“If I could take a bit from each game and combine it into one, I think I’d be in heaven,” she said. “FFXIV has some of the most amazing outfits I have ever seen in a game and while it has transmog system but I feel it would be made truly amazing by the addition of the armor journal WoW has brought in.”

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Lord of the Rings Online continues to fine-tune class adjustments

How many number twos can Standing Stone Games put after a Lord of the Rings Online patch before it collapses from the sheer decimal weight? We’re getting close to finding out, as Update 22.2.2 arrived today, bringing further adjustments to last week’s mid-tier patch and its class balance changes.

Hunters, Guardians, Lore-masters, and Minstrels all should definitely read the fine print on this update, as many of the skills changes have been changed once more. Some nerfs, some buffs, you know the drill.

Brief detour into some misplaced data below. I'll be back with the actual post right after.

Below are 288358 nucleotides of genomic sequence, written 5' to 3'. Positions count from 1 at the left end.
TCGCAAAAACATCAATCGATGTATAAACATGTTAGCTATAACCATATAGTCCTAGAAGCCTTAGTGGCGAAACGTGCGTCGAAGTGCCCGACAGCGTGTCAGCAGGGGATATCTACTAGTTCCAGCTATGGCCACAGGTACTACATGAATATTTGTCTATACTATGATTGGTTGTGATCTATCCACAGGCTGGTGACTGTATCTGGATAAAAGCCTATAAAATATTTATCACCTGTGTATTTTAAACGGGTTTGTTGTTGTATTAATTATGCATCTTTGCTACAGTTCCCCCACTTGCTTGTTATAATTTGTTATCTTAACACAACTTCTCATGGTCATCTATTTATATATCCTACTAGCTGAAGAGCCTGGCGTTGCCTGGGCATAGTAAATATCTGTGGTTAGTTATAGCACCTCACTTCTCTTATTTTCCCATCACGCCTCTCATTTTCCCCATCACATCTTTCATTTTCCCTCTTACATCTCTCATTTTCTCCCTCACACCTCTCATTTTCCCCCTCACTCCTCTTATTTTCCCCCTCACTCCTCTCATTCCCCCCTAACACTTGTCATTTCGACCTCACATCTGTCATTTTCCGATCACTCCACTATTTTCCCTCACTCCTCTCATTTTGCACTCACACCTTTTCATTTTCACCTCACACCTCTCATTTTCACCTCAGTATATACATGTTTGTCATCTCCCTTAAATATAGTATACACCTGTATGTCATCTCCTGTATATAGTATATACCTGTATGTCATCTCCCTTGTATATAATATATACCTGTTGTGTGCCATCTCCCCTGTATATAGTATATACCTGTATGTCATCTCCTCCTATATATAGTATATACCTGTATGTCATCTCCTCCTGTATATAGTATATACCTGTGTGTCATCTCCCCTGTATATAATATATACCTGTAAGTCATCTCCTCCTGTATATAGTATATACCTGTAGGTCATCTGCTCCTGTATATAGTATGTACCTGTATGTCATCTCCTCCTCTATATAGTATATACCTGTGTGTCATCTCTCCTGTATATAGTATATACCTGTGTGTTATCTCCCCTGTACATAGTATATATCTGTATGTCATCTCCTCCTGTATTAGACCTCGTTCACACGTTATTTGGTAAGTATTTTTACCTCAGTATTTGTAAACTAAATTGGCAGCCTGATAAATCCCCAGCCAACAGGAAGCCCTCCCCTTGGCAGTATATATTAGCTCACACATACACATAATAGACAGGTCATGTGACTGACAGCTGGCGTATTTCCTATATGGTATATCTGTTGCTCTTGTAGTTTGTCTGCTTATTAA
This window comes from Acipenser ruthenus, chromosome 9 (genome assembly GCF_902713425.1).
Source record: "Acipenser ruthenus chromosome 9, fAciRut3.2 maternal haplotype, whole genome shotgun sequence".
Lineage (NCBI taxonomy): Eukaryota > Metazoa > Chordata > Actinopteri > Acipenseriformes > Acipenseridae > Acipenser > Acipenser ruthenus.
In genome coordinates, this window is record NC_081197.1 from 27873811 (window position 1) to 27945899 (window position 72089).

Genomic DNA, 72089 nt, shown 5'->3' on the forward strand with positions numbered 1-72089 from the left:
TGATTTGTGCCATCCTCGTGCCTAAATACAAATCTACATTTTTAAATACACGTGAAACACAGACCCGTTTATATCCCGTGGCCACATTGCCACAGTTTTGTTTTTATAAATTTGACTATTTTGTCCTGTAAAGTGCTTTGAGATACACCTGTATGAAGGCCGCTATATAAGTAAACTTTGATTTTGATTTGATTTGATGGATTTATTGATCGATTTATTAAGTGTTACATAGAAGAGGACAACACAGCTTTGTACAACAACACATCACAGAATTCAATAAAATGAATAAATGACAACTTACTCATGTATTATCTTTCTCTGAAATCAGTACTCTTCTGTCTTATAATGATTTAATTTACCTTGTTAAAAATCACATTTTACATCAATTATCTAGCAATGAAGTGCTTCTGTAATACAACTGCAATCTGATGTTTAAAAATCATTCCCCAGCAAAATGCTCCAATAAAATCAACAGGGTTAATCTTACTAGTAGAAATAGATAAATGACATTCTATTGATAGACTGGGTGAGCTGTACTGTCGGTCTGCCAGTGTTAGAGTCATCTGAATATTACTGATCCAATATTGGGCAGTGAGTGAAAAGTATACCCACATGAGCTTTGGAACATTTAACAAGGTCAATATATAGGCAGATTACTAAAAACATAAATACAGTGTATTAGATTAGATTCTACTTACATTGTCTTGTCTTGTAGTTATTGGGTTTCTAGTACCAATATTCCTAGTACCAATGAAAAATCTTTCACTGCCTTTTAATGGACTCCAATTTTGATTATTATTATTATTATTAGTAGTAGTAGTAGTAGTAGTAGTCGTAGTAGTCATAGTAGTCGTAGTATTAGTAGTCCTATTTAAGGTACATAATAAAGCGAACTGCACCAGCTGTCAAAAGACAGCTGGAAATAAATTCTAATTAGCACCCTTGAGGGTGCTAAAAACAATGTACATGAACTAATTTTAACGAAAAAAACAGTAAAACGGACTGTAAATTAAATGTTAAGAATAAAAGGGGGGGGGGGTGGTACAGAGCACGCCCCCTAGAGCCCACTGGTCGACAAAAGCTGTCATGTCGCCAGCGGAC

The studio also added a new chat restriction to premium accounts: “To help alleviate some chat spamming issues, characters on premium accounts must now be level 10 in order to chat on the global chat channels. Characters on VIP accounts continue to have no level restriction to chat, while characters on free accounts must still be level 20 to use the global chat channels.”

Source: Patch notes

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Global Chat: FFXIV re-reborn, State of Decay 2, and Dungeons and Dragons Online

With the rollout of Patch 4.3, Final Fantasy XIV is offering its players a nice big slice of content to enjoy as we head into the summer. It certainly seems to be a time in which many players are making their way back to the game — or through it.

For example, Harbinger Zero booted back up his subscription to give the game a second chance. Sounds like things are going well: “How can I not compliment the job system? It keeps the game fresh to know I can log in and with a button click change my playstyle while keeping my character and progress.”

Aywren Sojourner recently wrapped up Stormblood’s main storyline and has a few thoughts on the journey (with lots of spoilers, of course). “I hate to say it because there were some pleasant parts to Stormblood, especially in Doma,” she wrote, “but I’m actually just glad to get beyond this story arc.”